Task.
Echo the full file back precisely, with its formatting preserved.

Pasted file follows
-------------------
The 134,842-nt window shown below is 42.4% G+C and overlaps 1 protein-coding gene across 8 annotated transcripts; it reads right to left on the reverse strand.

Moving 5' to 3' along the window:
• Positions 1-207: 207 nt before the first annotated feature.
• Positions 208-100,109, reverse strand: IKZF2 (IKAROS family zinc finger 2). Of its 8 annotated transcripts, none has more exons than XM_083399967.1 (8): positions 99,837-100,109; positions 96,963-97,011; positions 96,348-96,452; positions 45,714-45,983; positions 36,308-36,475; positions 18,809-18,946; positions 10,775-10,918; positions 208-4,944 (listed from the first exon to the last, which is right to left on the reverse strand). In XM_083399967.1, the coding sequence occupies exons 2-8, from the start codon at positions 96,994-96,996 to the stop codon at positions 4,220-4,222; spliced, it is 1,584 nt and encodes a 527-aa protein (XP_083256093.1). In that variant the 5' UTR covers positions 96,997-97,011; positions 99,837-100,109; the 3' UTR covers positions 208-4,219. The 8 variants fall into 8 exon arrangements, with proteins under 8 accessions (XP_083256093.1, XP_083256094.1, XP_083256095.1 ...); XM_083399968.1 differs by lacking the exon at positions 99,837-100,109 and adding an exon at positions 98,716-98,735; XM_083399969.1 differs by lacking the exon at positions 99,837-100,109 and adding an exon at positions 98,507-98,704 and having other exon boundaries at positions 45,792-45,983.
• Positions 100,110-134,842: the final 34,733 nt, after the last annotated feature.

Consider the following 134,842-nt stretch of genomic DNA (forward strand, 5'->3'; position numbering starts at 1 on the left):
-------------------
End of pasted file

The 134,842-nt window shown below is 42.4% G+C and overlaps 1 protein-coding gene across 8 annotated transcripts; it reads right to left on the reverse strand.

Moving 5' to 3' along the window:
• Positions 1-207: 207 nt before the first annotated feature.
• Positions 208-100,109, reverse strand: IKZF2 (IKAROS family zinc finger 2). Of its 8 annotated transcripts, none has more exons than XM_083399967.1 (8): positions 99,837-100,109; positions 96,963-97,011; positions 96,348-96,452; positions 45,714-45,983; positions 36,308-36,475; positions 18,809-18,946; positions 10,775-10,918; positions 208-4,944 (listed from the first exon to the last, which is right to left on the reverse strand). In XM_083399967.1, the coding sequence occupies exons 2-8, from the start codon at positions 96,994-96,996 to the stop codon at positions 4,220-4,222; spliced, it is 1,584 nt and encodes a 527-aa protein (XP_083256093.1). In that variant the 5' UTR covers positions 96,997-97,011; positions 99,837-100,109; the 3' UTR covers positions 208-4,219. The 8 variants fall into 8 exon arrangements, with proteins under 8 accessions (XP_083256093.1, XP_083256094.1, XP_083256095.1 ...); XM_083399968.1 differs by lacking the exon at positions 99,837-100,109 and adding an exon at positions 98,716-98,735; XM_083399969.1 differs by lacking the exon at positions 99,837-100,109 and adding an exon at positions 98,507-98,704 and having other exon boundaries at positions 45,792-45,983.
• Positions 100,110-134,842: the final 34,733 nt, after the last annotated feature.

Consider the following 134,842-nt stretch of genomic DNA (forward strand, 5'->3'; position numbering starts at 1 on the left):